Just a month ago, it is ironical, The Economist was suggesting Tata Group Chairman Cyrus Mistry lacked the ‘refocus gene’ so desperately needed to restructure the group after his predecessor’s takeover binge —a large part of the group’s profits and market cap, the newspaper said, really just flowed from TCS. And now, in the midst of what is certain to be a messy and long-drawn court battle between the Tata Trusts and Shapoorji Pallonji group over Mistry’s ouster, it appears Mistry’s attempts to restructure the group were unpopular with shareholders. After the long search process that culminated in Mistry succeeding Ratan Tata four years ago, a short press release from the group announced the board of Tata Sons had ‘replaced’ him—while a spokesperson later said the board and the principal shareholders had taken the decision in the ‘long-term interests of Tata Sons and the Tata Group’, the press release made it a point to underscore the fact that ‘sixty-six percent of the equity share capital of Tata Sons is held by philanthropic trusts’.
While the media has reported Mistry as talking of the need for tough-love at a group leadership conference some months ago—in response to a Tata firm MD reminiscing about JRD Tata’s ‘affectionate love’—Mistry’s interview to group website tata.com (the interview was removed a while after Mistry’s removal) suggested the direction in which he was going. While talking of being in ‘listening mode’ initially and ‘a learning orientation’, he spoke of ‘individual companies need(ing) to earn the right to grow’ and ‘ultimately this would entail hard decisions on pruning the portfolio’ … he went on to add ‘we should not be afraid of taking tough decisions for the right reasons, with compassion’. Though Mistry did not directly answer the question of the group’s significant debt, he talked of gross debt rising by just around 2% per annum over the past three years—roughly the time he has been in charge—in comparison to cash and equivalents rising 10% per annum.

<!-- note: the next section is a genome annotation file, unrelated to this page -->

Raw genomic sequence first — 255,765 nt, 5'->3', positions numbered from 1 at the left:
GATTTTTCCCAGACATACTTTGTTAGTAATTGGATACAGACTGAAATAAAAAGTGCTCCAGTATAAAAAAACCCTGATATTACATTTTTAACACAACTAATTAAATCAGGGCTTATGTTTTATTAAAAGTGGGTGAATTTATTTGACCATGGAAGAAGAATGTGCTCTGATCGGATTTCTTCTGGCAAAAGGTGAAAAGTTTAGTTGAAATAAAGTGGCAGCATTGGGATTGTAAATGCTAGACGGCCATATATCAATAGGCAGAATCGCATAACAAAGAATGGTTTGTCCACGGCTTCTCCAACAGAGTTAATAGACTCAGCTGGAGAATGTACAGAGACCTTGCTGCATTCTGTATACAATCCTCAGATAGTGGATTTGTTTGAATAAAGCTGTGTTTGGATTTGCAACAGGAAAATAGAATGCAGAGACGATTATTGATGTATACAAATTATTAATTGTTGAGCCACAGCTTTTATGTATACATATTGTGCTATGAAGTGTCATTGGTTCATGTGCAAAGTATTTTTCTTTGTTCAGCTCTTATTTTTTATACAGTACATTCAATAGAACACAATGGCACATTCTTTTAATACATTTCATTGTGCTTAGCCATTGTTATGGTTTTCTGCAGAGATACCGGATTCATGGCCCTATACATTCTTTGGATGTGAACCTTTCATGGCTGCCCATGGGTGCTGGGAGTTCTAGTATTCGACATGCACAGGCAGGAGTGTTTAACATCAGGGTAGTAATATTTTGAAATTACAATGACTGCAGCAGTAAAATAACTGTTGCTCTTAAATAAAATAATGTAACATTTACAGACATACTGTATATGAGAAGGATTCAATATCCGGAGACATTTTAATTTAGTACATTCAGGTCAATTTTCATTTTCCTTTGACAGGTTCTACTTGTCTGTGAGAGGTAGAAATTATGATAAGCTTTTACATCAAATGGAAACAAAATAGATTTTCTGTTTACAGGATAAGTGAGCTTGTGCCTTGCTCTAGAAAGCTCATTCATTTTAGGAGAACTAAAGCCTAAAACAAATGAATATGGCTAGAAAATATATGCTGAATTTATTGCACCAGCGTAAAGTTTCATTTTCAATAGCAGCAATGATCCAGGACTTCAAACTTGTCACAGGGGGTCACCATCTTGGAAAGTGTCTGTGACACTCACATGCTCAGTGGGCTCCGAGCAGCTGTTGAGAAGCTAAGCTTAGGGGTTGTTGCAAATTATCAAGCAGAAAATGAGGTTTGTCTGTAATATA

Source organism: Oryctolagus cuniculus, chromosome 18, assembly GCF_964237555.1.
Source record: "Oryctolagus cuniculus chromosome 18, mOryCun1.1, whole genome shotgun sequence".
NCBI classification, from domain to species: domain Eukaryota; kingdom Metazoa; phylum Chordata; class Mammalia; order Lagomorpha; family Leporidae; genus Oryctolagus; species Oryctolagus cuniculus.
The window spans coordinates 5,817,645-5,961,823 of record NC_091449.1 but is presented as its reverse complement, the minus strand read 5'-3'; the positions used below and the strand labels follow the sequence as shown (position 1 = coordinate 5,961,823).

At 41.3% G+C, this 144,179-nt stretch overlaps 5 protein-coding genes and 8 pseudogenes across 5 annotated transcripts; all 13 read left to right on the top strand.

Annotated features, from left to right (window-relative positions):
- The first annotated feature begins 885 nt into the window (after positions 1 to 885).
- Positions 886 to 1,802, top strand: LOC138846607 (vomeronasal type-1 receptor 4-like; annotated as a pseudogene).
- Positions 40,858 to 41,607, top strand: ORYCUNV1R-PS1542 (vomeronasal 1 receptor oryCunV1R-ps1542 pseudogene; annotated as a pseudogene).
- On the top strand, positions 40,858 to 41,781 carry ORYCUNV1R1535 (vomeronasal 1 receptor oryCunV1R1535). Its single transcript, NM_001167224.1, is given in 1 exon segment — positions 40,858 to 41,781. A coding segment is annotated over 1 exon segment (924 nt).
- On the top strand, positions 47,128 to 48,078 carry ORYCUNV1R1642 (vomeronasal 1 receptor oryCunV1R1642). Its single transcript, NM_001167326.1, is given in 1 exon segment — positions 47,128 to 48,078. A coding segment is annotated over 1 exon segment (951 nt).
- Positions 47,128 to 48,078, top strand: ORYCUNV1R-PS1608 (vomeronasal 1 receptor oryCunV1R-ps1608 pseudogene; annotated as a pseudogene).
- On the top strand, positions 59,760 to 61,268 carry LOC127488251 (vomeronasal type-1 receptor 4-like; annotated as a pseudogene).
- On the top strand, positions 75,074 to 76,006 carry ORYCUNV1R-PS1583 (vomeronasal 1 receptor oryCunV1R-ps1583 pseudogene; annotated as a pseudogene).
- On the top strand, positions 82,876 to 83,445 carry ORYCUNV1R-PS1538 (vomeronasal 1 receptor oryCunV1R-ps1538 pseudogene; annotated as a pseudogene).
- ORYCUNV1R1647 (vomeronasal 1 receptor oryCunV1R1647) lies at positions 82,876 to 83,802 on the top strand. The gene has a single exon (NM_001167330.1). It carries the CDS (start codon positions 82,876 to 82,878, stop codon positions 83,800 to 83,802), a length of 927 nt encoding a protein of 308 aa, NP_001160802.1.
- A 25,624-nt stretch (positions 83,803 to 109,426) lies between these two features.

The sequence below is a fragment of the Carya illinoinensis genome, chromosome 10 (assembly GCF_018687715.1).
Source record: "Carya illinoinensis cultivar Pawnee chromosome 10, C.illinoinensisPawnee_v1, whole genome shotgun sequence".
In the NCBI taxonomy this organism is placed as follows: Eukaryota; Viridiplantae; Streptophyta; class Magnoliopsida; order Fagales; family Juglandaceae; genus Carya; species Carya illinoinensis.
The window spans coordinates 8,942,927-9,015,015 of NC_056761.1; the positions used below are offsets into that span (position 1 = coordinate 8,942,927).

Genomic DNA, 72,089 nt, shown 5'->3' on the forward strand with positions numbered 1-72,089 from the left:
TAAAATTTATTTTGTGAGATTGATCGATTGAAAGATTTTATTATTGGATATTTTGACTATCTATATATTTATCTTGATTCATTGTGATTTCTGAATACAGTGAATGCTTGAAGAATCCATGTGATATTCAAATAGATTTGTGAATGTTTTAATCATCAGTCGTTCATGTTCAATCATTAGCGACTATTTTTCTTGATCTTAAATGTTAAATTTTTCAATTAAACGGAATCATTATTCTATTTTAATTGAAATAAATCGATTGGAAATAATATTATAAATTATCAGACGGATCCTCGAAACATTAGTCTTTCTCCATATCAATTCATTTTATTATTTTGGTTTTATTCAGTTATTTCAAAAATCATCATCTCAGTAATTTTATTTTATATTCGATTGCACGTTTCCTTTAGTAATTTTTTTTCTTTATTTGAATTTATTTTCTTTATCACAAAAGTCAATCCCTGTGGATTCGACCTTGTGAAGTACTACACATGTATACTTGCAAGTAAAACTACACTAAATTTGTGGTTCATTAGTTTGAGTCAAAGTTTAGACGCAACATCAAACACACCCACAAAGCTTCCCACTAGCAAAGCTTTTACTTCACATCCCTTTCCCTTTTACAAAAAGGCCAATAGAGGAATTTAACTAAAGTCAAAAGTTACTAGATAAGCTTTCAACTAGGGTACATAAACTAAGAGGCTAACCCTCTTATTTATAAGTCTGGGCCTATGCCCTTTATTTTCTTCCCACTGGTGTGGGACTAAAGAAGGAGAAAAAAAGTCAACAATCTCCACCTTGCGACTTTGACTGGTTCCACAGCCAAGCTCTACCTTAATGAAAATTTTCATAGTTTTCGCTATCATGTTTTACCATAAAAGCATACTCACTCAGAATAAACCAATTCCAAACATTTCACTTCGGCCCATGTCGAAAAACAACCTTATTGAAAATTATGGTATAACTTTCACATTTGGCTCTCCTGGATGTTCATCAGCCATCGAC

The tough-love included selling Tata Chemicals’ urea business for over Rs 2,500 crore, selling various overseas hotels like the Taj Boston and even a stake in Belmond Ltd that ran the iconic Orient Express hotels, Tata Steel’s Dhamra port in Odisha was sold and there was an ongoing attempt to sell the assets of Corus which ran into trouble with potential buyers over the its huge pension liabilities. To be sure, there is a lot that remains to be done—while the Nano project has all but been abandoned, restructuring of Tata Motors operations is a work in process; the group’s strategy over the bleeding Tata Teleservices remains unclear as it bid around Rs 12,500 crore for spectrum in the last two auctions though the telco’s business case is a bleak one. The battle with partner DoCoMo has turned messy with the latter demanding Rs 7,250 crore from the Tatas and, with the group unable to make the payment, DoCoMo is trying to enforce the demand in the US.
The road ahead for the nearly 150-year-old group promises to be a tough one, apart from the likely immediate battle between the Tata trusts that control 66% of the Tata Sons equity and the Shapoorji Pallonji group that owns 18.5%. While the search committee under Ratan Tata has been mandated to complete the process within four months, the signal given to the new chief is that an aggressive change agenda will not be taken to kindly; and if relations between the two principal shareholders remains rocky, being the chief is going to be that much more difficult on even a day-to-day basis.